Past shows in Oslo and Ottawa made clear just how unique a bond is shared amongst a group of players originating from across the United States, with Blade from Shreveport, LA, Thomas from St. Louis, MO, Cowherd hailing from Kentucky, Walden originally from Miami, FL and Butler's place of birth in Kansas City, KS. it is, in fact, the very cultural diversity of Fellowship's five members that has turned it into a musical melting pot referencing church-driven spirituality, folkloric lyricism, an expansive jazz vernacular and the effortless ease with which they bring their various touchstones together, making every Fellowship Band performance an utterly memorable and enthralling experience.

While Blade rarely soloed, his ability to find a multiplicity of underlying grooves and polyrhythms were bolstered by Thomas' largely simple, spare and ever-astute choices, creating a fluid foundation for Cowherd, Walden and Butler. Butler's soprano solo on Landmarks' extended "Ark.La.Tex," for example, drew a huge round of applause from the enthusiastic capacity crowd, while a similarly expanded look at Body and Shadow's 7/4-driven "Traveling Mercies" was another highlight, featuring a vivid piano solo from Cowherd and, ultimately, some exhilarating in-tandem work between Walden and Butler.

Beyond everyone's undeniable virtuosity, some of Fellowship's most defining qualities were the way that, scored or improvised, Walden and Butler's lines orbited in, out and around each other, often creating the impression of a larger section. Cowherd remains one of music's (and not just jazz) hidden treasures, with too few solo albums (albeit including 2014's stellar ArtistShare recording, Mercy) and a résumé that includes, along with Blade, recording and/or touring with everyone from Lizz Wright and Rosanne Cash to Cassandra Wilson and Iggy Pop.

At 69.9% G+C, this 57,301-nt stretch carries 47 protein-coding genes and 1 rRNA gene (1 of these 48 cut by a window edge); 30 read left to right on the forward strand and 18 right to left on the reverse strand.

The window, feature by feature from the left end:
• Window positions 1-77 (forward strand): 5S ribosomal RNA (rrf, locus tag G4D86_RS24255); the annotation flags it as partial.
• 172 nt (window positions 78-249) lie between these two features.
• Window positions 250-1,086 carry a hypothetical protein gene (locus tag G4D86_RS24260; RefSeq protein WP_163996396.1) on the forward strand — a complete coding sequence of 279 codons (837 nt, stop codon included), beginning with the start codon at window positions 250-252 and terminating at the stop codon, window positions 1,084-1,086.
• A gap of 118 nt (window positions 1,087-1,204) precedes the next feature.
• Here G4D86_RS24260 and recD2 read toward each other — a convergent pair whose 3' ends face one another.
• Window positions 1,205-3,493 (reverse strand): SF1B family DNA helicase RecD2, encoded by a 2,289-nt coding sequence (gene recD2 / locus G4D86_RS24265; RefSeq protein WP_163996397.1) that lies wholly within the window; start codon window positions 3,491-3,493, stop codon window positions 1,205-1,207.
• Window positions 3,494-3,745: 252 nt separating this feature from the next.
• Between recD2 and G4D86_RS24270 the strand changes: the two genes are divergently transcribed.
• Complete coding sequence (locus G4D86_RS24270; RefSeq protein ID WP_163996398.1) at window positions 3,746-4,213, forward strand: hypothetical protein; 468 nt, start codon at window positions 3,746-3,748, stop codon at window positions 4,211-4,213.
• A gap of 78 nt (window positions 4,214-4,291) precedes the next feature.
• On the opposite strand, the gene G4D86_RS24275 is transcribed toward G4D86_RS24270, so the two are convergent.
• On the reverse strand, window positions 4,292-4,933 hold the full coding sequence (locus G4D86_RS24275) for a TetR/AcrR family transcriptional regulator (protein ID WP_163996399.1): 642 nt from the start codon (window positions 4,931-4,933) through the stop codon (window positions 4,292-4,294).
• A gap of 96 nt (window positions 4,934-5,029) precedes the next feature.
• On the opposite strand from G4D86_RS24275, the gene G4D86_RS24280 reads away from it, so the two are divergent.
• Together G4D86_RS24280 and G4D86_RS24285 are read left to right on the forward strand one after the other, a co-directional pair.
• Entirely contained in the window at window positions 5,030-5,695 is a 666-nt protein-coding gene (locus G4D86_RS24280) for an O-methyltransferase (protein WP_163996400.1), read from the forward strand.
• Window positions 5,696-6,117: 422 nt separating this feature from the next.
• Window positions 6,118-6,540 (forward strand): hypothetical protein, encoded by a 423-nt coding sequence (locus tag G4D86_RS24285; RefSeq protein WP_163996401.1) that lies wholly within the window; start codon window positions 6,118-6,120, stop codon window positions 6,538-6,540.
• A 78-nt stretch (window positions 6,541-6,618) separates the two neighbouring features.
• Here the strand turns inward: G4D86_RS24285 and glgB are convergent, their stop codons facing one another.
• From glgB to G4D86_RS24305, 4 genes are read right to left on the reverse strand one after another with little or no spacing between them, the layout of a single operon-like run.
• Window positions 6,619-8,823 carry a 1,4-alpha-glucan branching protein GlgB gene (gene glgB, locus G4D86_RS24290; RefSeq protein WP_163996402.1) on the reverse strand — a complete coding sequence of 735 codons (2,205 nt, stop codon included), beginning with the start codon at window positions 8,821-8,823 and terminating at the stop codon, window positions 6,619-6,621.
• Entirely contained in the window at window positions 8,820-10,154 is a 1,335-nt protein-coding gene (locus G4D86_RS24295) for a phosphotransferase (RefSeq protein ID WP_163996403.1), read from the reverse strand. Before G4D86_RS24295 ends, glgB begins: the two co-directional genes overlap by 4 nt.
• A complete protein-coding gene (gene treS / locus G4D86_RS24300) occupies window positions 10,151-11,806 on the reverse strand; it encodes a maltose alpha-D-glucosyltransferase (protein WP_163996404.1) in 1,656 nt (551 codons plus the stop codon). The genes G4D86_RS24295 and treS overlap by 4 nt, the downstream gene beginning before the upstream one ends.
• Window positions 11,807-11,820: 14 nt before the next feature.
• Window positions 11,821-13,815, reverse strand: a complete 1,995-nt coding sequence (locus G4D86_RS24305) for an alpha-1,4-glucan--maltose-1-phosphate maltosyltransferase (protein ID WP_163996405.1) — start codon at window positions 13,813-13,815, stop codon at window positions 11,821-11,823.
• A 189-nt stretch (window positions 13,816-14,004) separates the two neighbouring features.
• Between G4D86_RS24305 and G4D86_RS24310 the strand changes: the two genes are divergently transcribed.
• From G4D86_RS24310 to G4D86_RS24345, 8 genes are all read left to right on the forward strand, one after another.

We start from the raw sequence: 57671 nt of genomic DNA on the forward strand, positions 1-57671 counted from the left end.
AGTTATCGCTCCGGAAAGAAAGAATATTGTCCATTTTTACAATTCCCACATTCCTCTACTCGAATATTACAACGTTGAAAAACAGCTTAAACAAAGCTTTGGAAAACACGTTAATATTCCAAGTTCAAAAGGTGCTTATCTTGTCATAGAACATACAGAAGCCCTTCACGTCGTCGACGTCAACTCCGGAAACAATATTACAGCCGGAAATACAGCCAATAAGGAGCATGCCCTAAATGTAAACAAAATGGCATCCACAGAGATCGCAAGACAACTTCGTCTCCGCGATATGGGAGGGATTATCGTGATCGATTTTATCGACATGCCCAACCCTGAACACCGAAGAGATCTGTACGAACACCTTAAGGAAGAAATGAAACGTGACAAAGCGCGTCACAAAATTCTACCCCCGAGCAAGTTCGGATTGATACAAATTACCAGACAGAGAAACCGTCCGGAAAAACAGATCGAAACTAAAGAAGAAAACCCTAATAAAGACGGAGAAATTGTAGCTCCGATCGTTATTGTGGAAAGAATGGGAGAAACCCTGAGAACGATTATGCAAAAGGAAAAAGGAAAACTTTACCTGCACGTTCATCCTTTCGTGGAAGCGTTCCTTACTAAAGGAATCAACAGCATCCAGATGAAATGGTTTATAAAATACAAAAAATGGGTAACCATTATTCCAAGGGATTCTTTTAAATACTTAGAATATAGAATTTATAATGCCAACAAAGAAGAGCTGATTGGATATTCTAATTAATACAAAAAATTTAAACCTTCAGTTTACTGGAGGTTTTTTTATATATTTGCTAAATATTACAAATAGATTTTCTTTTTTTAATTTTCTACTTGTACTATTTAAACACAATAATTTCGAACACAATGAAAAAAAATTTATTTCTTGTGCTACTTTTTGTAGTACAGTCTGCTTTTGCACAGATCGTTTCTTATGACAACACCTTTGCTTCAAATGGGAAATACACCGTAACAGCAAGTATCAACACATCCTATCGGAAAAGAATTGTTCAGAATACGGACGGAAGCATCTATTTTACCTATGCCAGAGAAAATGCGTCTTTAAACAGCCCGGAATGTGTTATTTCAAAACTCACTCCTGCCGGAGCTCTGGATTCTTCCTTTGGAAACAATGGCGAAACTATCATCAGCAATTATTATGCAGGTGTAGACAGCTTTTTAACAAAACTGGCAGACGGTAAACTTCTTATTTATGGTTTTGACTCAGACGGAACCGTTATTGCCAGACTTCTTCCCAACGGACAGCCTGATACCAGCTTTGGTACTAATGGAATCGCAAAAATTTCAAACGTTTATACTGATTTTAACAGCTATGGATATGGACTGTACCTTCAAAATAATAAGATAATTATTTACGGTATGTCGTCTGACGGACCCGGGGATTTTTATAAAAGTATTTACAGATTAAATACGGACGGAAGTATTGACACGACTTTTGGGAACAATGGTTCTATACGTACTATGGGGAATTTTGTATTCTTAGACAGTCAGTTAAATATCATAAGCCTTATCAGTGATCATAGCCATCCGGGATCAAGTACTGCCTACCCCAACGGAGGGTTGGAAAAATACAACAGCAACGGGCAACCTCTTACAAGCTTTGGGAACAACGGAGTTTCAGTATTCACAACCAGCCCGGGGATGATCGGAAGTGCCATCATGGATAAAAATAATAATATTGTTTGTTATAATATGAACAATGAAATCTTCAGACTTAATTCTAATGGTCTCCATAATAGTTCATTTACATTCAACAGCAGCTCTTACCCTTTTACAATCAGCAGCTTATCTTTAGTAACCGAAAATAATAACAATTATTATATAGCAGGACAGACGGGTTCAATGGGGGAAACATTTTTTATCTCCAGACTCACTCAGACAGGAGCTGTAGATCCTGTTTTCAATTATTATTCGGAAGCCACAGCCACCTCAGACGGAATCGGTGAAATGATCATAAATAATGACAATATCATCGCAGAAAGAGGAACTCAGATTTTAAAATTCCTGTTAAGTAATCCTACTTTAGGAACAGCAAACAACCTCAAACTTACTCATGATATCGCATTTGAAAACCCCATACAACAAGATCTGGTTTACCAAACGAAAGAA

Blade's relaxed, completely liquid command of his kit has made him one of the most in-demand players of his generation, with an even larger C.V. that includes, in addition to Wayne Shorter's nearly two-decade old quartet, collaborations with artists ranging from Emmylou Harris, Daniel Lanois and Joni Mitchell to Bob Dylan, John Scofield and Shawn Colvin. Together with Cowherd, he's responsible for Fellowship's material but there's absolutely no doubt that the band would not be what it is without the longstanding chemistry, friendship and, yes, fellowship the two share with Thomas, Walden and Butler.

Together for 20 years, Brian Blade & The Fellowship Band have evolved into not just one of jazz's most longstanding ensembles, but one of its most distinctive in its blend of jazz and various other American music traditions, its five members' mitochondrial connection, and a sense of joy, each time they play together, that is as palpable and deep as it is captivating and commanding, it's hard to imagine this influential ensemble continuing to improve and becoming even more connected over time—even when separated by, in some cases, many years—but it does. And with its appearance at the 2018 FIJM the clearest evidence anyone needs, its performance will certainly go down as another milestone in this year's already high bar.

And so, with the Fellowship Band show over, so too does another year of Festival International de Jazz de Montréal coverage wrap up, with All About Jazz's Mark Sullivan picking up the baton and seeing the festival through to its conclusion in a few days.

Beyond being a landmark festival with an embarrassment of riches, it's important to shine a light on the festival's media staff, which treats journalists from Montréal and abroad with the kind of friendly professionalism that ensures their needs are always met. Much of the time the staff are invisible, having done their jobs so well that journalists need rarely ask for help. But when help is needed, they're always there to take care of anything and everything, quickly and completely.
About Bela Fleck & The Flecktones
Articles | Calendar | Discography | Photos | More...

Tags

Listen

Watch

Playlist

Jazz Near Montreal
Events Guide | Venue Guide | Get App | More...

Shop for Music

Start your music shopping from All About Jazz and you'll support us in the process. Learn how.

Related